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Lawyer wants out of Facebook case

BUFFALO — The latest lawyer to represent a New York man in what authorities now say is a fraudulent lawsuit against Facebook is seeking to withdraw from the case.

Dean Boland, in a motion filed Tuesday in US District Court in Buffalo, did not publicly say why he wants off Paul Ceglia’s case, instead providing the reason in a private document to the judge.

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The Lakewood, Ohio, lawyer did say it has nothing to do with any belief that Ceglia engaged in fraud.

Given media coverage of the case, Boland wrote, ‘‘it is important to emphasize in the strongest terms possible, that the reasons underlying this request, provided to the court for its review, have nothing to do with any belief by the undersigned that plaintiff is engaged in now or has been engaged in during the past, fraud regarding this case.’’

Boland is among more than a half-dozen lawyers and law firms to have signed on and then withdrawn from Ceglia’s 2010 lawsuit. Ceglia claims he’s entitled to half-ownership of Menlo Park, Calif.-based Facebook, based on a 2003 contract with founder Mark Zuckerberg, made when he was still at Harvard University.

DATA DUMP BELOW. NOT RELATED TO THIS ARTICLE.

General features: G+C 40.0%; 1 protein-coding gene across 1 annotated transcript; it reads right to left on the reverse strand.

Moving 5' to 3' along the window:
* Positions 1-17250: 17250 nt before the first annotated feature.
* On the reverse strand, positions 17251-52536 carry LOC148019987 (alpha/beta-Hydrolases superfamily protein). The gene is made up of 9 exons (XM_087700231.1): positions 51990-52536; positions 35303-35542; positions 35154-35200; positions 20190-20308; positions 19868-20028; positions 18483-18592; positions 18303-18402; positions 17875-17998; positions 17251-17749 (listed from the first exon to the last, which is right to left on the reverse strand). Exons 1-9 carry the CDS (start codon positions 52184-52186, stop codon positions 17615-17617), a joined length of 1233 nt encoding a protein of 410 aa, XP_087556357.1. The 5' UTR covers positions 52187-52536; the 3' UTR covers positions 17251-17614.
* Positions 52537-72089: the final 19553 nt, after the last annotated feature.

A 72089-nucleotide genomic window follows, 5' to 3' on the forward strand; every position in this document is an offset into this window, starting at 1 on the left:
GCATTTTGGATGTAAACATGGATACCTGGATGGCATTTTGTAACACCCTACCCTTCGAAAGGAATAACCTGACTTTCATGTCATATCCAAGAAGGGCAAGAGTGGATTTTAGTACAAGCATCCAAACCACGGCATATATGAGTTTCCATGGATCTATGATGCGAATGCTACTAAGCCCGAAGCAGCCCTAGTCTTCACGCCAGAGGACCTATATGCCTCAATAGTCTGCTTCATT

The reasons for the other attorney withdrawals have not been made public.

Ceglia, 39, was arrested last week on charges of mail and wire fraud after an investigation by the Postal Inspection Service. The criminal complaint alleged Ceglia had doctored, fabricated, and destroyed evidence to support the claims in his civil lawsuit.

He has pleaded not guilty.

In his lawsuit, Ceglia said he and Zuckerberg in 2003 signed a software development contract that included a provision entitling Ceglia to half ownership of Facebook in exchange for $1,000 in start-up money for the company.

Zuckerberg has acknowledged signing a contract but said it had nothing to do with Facebook. In charging Ceglia, investigators concluded what Facebook lawyers have said since the suit was filed: Ceglia replaced the first page of the real contract he signed with Zuckerberg with another page that was ‘‘doctored’’ to include Facebook references.

A Facebook spokesman declined to comment Tuesday.

Boland’s filing said he had not been able to talk with Ceglia about the request because Ceglia is in custody.

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